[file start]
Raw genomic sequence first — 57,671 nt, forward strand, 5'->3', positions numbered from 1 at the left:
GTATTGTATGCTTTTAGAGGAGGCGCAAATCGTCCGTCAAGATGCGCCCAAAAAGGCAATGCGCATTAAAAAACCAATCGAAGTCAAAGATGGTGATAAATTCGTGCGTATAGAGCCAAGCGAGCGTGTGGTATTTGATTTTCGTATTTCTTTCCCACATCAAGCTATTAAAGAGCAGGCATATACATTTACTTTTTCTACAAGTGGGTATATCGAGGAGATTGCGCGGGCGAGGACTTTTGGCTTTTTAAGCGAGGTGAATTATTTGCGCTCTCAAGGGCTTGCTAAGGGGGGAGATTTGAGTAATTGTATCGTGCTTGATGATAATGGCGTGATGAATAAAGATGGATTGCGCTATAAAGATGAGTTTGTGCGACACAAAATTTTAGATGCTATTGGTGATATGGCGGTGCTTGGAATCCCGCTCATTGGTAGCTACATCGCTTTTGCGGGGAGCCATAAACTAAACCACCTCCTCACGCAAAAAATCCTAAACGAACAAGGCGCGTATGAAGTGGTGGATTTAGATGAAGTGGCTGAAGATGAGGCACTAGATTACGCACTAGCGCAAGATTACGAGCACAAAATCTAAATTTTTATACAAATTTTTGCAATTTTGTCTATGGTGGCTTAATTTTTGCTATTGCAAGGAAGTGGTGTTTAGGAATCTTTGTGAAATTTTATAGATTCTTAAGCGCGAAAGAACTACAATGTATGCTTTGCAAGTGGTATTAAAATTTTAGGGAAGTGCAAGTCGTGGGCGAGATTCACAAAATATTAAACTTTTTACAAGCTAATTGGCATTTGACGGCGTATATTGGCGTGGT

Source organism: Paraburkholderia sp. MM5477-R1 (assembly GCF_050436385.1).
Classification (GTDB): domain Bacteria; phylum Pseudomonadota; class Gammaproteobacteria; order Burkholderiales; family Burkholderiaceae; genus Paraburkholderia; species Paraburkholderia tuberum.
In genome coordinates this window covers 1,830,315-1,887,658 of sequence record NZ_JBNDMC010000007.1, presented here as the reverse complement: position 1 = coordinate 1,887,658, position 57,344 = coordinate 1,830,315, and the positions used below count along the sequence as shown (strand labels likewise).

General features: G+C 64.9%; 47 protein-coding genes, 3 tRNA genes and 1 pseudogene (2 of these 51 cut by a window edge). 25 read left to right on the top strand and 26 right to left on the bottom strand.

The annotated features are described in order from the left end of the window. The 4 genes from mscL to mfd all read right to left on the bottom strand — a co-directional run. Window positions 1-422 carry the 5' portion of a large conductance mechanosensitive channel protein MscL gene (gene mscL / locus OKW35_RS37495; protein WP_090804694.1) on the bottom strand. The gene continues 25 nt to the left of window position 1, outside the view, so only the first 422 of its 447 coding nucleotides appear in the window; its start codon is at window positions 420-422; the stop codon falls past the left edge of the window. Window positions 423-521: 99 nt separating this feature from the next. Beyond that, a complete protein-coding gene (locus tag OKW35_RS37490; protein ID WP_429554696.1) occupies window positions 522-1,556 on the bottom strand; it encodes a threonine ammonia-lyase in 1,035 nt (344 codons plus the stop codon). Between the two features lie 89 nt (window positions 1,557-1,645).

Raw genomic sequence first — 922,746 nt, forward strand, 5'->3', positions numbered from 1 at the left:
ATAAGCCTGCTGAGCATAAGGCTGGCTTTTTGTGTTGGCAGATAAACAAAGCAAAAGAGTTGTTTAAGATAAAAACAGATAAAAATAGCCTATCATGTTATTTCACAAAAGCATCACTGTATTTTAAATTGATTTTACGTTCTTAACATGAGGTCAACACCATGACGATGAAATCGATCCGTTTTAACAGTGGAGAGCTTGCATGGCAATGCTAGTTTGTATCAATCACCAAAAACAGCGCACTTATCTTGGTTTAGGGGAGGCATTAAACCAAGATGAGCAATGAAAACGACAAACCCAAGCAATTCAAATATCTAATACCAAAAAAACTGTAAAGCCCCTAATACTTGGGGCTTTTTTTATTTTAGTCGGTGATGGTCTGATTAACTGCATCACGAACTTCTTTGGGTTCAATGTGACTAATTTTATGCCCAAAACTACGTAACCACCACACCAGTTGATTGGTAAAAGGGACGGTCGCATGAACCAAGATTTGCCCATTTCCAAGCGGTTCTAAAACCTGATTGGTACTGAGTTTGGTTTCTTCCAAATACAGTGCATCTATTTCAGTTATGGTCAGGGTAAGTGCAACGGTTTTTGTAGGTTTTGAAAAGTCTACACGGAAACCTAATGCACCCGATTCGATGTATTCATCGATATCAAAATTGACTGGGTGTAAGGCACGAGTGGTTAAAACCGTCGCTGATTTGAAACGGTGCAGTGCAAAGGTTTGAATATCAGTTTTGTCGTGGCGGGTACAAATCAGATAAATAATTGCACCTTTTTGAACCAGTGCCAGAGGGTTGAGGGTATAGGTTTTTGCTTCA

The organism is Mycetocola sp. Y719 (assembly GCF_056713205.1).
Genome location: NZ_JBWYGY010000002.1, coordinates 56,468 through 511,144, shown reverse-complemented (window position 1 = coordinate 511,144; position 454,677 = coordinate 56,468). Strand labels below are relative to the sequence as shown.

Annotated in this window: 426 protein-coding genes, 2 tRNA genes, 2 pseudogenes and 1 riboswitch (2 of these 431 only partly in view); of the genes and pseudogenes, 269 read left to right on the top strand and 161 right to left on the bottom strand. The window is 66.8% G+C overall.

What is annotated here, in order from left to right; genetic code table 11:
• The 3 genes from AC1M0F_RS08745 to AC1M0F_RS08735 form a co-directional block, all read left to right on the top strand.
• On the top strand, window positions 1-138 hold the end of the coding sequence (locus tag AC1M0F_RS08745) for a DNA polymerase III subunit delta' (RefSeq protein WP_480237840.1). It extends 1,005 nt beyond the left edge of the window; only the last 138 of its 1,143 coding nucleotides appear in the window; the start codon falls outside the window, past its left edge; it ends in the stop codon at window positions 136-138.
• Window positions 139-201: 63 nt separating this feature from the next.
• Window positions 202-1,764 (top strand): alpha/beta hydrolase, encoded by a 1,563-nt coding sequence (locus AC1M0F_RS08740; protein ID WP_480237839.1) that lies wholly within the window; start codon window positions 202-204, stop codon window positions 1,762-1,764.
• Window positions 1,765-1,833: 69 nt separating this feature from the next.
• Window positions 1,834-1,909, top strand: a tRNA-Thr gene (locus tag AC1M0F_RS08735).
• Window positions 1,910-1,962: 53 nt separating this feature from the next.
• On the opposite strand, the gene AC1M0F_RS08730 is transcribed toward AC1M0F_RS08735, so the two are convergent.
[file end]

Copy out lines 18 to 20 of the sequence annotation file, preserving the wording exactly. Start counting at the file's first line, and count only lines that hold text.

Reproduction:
• Window positions 1,765-1,833: 69 nt separating this feature from the next.
• Window positions 1,834-1,909, top strand: a tRNA-Thr gene (locus tag AC1M0F_RS08735).
• Window positions 1,910-1,962: 53 nt separating this feature from the next.